Electrical & Computer Engineering     |     Carnegie Mellon

Tuesday, October 24, 12:00-1:00 p.m. HH-1112


Siddharth Garg
Carnegie Mellon University

Mitigating the Performance Impact of Within-die Variability Using GALS Architectures

Within-die process variability is expected to lead to significant performance yield loss in future scaled technologies. This can be attributed to the move towards shallower pipelines and greater levels of on-chip integration, thereby increasing the number and the delay variability of paths that need to meet strict timing constraints. In this context, previous studies have shown that there may be an entire process generations worth of performance lost at the 32-nm technology node.

In this talk, we will demonstrate how variability adaptive GALS (Globally Asynchronous Locally Synchronous) systems can help mitigate the adverse impact of process variability on system performance. Since the tie between clock frequencies and the performance metrics of interest to system level designers (such as throughput) is tenuous, especially for GALS architectures, we will outline an efficient and accurate analytical technique to estimate the yield of a given GALS design in terms of system throughput or latency. Finally, we will show how the proposed analysis technique can help system level designers make variability-aware architectural decisions (such as the granularity of GALS domain partitioning) early in the design process. A part of this talk will be presented at ICCAD 2006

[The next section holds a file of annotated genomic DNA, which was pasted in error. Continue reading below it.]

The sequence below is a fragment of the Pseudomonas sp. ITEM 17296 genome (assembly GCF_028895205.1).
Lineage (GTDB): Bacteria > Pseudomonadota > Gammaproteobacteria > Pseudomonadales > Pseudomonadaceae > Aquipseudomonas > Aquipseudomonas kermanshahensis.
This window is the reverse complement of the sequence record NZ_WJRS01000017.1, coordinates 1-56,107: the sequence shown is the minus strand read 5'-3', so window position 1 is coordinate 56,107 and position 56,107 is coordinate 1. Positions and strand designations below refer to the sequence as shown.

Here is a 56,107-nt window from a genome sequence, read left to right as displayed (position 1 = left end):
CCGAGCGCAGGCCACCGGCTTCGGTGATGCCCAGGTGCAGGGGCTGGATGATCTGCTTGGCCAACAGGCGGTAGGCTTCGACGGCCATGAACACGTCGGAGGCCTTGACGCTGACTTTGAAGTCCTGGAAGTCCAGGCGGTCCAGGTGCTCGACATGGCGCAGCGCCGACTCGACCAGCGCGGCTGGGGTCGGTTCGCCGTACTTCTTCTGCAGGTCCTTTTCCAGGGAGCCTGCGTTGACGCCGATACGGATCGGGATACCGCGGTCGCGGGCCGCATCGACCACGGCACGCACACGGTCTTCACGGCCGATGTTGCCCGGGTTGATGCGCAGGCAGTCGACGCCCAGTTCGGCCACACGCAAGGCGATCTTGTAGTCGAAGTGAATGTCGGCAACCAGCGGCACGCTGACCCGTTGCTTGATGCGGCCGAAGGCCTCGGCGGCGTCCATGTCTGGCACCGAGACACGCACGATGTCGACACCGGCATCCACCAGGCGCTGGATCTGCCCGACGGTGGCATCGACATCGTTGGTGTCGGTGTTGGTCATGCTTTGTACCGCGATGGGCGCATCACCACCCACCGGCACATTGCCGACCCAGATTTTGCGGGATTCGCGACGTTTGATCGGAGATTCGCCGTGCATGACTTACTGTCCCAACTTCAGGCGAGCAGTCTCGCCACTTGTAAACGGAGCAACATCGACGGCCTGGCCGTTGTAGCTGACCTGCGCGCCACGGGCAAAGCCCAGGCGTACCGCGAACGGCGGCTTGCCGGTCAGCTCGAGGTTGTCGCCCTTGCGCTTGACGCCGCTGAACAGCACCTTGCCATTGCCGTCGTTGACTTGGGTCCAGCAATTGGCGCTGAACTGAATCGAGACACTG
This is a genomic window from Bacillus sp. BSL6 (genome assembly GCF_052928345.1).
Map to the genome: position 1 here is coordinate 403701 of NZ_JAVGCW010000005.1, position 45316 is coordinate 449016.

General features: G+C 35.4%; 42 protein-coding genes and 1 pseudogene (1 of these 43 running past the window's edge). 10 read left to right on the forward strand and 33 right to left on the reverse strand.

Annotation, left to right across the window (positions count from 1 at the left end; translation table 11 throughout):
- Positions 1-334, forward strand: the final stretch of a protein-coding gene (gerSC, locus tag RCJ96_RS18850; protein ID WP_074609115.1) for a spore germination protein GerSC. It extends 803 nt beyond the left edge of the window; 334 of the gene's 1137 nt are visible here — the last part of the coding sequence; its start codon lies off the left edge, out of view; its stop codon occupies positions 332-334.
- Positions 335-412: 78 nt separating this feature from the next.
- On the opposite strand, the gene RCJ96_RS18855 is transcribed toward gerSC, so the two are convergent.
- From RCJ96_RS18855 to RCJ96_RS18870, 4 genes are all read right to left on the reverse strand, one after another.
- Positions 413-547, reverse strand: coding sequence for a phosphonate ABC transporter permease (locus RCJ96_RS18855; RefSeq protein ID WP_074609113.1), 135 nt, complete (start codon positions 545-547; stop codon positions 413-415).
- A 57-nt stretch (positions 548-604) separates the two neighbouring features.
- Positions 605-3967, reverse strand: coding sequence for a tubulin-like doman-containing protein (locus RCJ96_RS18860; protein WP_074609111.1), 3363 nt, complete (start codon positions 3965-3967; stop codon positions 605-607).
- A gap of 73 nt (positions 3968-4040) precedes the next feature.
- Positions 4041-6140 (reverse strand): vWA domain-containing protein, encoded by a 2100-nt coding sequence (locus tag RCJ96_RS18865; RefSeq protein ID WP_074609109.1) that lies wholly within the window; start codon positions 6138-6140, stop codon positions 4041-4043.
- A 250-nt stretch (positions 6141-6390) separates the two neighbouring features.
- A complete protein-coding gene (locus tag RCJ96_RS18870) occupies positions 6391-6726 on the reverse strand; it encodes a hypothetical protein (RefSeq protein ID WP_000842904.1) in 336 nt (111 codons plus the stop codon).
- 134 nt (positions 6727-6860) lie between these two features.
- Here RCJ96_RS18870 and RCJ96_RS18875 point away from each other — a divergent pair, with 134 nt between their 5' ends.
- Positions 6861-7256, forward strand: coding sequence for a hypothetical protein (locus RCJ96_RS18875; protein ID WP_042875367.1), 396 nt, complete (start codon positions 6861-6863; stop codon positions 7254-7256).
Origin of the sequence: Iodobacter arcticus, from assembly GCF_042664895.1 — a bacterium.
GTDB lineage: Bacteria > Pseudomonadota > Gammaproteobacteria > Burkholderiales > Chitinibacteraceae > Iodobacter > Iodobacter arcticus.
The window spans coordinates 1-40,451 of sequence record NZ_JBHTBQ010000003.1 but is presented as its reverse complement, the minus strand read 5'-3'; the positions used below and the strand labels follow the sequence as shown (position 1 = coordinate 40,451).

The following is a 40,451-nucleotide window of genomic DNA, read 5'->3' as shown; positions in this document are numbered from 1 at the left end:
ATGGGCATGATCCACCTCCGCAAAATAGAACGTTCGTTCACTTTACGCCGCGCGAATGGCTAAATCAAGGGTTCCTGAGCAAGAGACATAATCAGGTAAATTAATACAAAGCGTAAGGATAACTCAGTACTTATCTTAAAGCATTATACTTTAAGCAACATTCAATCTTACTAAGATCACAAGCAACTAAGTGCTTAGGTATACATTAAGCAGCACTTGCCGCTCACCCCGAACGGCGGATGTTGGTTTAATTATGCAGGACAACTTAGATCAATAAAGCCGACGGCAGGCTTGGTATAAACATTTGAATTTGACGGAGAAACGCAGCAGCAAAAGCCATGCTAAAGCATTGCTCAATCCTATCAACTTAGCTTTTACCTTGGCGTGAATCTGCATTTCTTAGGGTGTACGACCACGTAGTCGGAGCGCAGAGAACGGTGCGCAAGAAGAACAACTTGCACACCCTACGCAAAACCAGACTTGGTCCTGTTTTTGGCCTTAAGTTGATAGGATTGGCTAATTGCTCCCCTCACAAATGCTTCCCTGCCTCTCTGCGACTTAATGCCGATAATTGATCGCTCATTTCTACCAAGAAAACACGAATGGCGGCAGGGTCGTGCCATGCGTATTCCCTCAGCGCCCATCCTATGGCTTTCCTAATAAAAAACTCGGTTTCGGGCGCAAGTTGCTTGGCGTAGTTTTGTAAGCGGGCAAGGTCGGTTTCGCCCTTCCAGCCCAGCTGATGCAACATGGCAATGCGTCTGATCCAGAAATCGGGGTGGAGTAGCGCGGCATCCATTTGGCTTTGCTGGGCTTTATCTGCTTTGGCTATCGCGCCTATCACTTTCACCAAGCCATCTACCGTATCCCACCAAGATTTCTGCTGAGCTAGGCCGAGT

Siddharth Garg received his Btech degree in electrical engineering from the Indian Institute of Technology, Madras in 2004 and his MS degree, also in electrical engineering, from Stanford University in 2005. Since then, he has been working towards his Ph.D. in the department of Electrical and Computer Engineering at Carnegie Mellon University, advised by Professor Diana Marculescu. His research interests include variability modeling and mitigation techniques for embedded and high performance computing systems, with a specific focus on GALS architectures